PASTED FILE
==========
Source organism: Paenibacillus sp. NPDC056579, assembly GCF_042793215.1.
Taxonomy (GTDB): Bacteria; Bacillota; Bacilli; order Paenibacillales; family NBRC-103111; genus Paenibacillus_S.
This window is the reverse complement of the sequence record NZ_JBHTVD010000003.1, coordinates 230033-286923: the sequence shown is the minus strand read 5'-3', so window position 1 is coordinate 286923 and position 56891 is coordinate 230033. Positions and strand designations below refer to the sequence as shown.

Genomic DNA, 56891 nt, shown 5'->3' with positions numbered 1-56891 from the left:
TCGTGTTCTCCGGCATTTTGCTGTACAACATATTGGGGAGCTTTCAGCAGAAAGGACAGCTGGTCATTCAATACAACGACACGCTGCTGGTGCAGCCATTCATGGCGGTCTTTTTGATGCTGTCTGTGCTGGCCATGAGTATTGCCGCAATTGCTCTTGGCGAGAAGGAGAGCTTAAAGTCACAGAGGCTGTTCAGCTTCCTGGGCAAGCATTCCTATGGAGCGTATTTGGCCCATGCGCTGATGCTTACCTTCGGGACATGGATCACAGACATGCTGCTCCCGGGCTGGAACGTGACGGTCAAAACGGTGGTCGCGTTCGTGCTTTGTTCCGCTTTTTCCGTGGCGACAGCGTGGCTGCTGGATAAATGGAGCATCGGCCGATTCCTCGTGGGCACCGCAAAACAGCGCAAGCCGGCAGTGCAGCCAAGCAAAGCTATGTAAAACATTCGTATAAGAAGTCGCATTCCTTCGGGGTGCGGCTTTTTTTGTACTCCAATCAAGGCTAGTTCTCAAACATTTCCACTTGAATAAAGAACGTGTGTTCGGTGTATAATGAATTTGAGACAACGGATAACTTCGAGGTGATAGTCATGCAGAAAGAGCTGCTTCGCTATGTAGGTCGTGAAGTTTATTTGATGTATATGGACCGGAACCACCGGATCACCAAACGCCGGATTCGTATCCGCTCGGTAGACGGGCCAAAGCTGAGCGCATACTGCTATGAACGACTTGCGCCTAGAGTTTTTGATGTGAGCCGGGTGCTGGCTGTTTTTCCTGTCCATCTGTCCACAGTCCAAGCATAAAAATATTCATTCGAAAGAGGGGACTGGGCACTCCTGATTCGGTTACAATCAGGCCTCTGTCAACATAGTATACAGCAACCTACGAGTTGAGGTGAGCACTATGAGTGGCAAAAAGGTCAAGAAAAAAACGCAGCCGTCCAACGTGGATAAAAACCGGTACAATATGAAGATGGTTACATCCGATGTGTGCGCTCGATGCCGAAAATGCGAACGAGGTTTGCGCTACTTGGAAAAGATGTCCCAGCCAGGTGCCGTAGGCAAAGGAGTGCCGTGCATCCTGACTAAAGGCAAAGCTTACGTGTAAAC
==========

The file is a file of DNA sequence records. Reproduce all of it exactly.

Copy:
Source organism: Paenibacillus sp. NPDC056579, assembly GCF_042793215.1.
Taxonomy (GTDB): Bacteria; Bacillota; Bacilli; order Paenibacillales; family NBRC-103111; genus Paenibacillus_S.
This window is the reverse complement of the sequence record NZ_JBHTVD010000003.1, coordinates 230033-286923: the sequence shown is the minus strand read 5'-3', so window position 1 is coordinate 286923 and position 56891 is coordinate 230033. Positions and strand designations below refer to the sequence as shown.

Genomic DNA, 56891 nt, shown 5'->3' with positions numbered 1-56891 from the left:
TCGTGTTCTCCGGCATTTTGCTGTACAACATATTGGGGAGCTTTCAGCAGAAAGGACAGCTGGTCATTCAATACAACGACACGCTGCTGGTGCAGCCATTCATGGCGGTCTTTTTGATGCTGTCTGTGCTGGCCATGAGTATTGCCGCAATTGCTCTTGGCGAGAAGGAGAGCTTAAAGTCACAGAGGCTGTTCAGCTTCCTGGGCAAGCATTCCTATGGAGCGTATTTGGCCCATGCGCTGATGCTTACCTTCGGGACATGGATCACAGACATGCTGCTCCCGGGCTGGAACGTGACGGTCAAAACGGTGGTCGCGTTCGTGCTTTGTTCCGCTTTTTCCGTGGCGACAGCGTGGCTGCTGGATAAATGGAGCATCGGCCGATTCCTCGTGGGCACCGCAAAACAGCGCAAGCCGGCAGTGCAGCCAAGCAAAGCTATGTAAAACATTCGTATAAGAAGTCGCATTCCTTCGGGGTGCGGCTTTTTTTGTACTCCAATCAAGGCTAGTTCTCAAACATTTCCACTTGAATAAAGAACGTGTGTTCGGTGTATAATGAATTTGAGACAACGGATAACTTCGAGGTGATAGTCATGCAGAAAGAGCTGCTTCGCTATGTAGGTCGTGAAGTTTATTTGATGTATATGGACCGGAACCACCGGATCACCAAACGCCGGATTCGTATCCGCTCGGTAGACGGGCCAAAGCTGAGCGCATACTGCTATGAACGACTTGCGCCTAGAGTTTTTGATGTGAGCCGGGTGCTGGCTGTTTTTCCTGTCCATCTGTCCACAGTCCAAGCATAAAAATATTCATTCGAAAGAGGGGACTGGGCACTCCTGATTCGGTTACAATCAGGCCTCTGTCAACATAGTATACAGCAACCTACGAGTTGAGGTGAGCACTATGAGTGGCAAAAAGGTCAAGAAAAAAACGCAGCCGTCCAACGTGGATAAAAACCGGTACAATATGAAGATGGTTACATCCGATGTGTGCGCTCGATGCCGAAAATGCGAACGAGGTTTGCGCTACTTGGAAAAGATGTCCCAGCCAGGTGCCGTAGGCAAAGGAGTGCCGTGCATCCTGACTAAAGGCAAAGCTTACGTGTAAAC